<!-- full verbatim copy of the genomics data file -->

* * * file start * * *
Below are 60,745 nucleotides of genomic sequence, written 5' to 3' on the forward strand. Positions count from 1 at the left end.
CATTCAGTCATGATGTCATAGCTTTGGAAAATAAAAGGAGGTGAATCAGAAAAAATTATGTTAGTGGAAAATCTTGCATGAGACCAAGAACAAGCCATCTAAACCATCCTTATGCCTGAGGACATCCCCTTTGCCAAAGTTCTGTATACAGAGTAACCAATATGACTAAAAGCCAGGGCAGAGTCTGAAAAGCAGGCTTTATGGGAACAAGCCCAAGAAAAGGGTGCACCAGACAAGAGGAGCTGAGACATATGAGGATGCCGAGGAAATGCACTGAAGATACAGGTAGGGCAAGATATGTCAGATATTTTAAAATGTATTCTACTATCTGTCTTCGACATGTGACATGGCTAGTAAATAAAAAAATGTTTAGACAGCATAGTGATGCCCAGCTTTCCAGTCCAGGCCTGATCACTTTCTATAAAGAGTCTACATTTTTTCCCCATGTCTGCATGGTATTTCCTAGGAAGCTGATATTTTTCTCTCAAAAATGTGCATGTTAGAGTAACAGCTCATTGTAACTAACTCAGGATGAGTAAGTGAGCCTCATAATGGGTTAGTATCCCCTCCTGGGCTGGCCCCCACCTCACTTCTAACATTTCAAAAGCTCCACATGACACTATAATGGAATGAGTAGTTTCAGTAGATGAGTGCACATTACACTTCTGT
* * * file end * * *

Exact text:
Below are 60,745 nucleotides of genomic sequence, written 5' to 3' on the forward strand. Positions count from 1 at the left end.
CATTCAGTCATGATGTCATAGCTTTGGAAAATAAAAGGAGGTGAATCAGAAAAAATTATGTTAGTGGAAAATCTTGCATGAGACCAAGAACAAGCCATCTAAACCATCCTTATGCCTGAGGACATCCCCTTTGCCAAAGTTCTGTATACAGAGTAACCAATATGACTAAAAGCCAGGGCAGAGTCTGAAAAGCAGGCTTTATGGGAACAAGCCCAAGAAAAGGGTGCACCAGACAAGAGGAGCTGAGACATATGAGGATGCCGAGGAAATGCACTGAAGATACAGGTAGGGCAAGATATGTCAGATATTTTAAAATGTATTCTACTATCTGTCTTCGACATGTGACATGGCTAGTAAATAAAAAAATGTTTAGACAGCATAGTGATGCCCAGCTTTCCAGTCCAGGCCTGATCACTTTCTATAAAGAGTCTACATTTTTTCCCCATGTCTGCATGGTATTTCCTAGGAAGCTGATATTTTTCTCTCAAAAATGTGCATGTTAGAGTAACAGCTCATTGTAACTAACTCAGGATGAGTAAGTGAGCCTCATAATGGGTTAGTATCCCCTCCTGGGCTGGCCCCCACCTCACTTCTAACATTTCAAAAGCTCCACATGACACTATAATGGAATGAGTAGTTTCAGTAGATGAGTGCACATTACACTTCTGT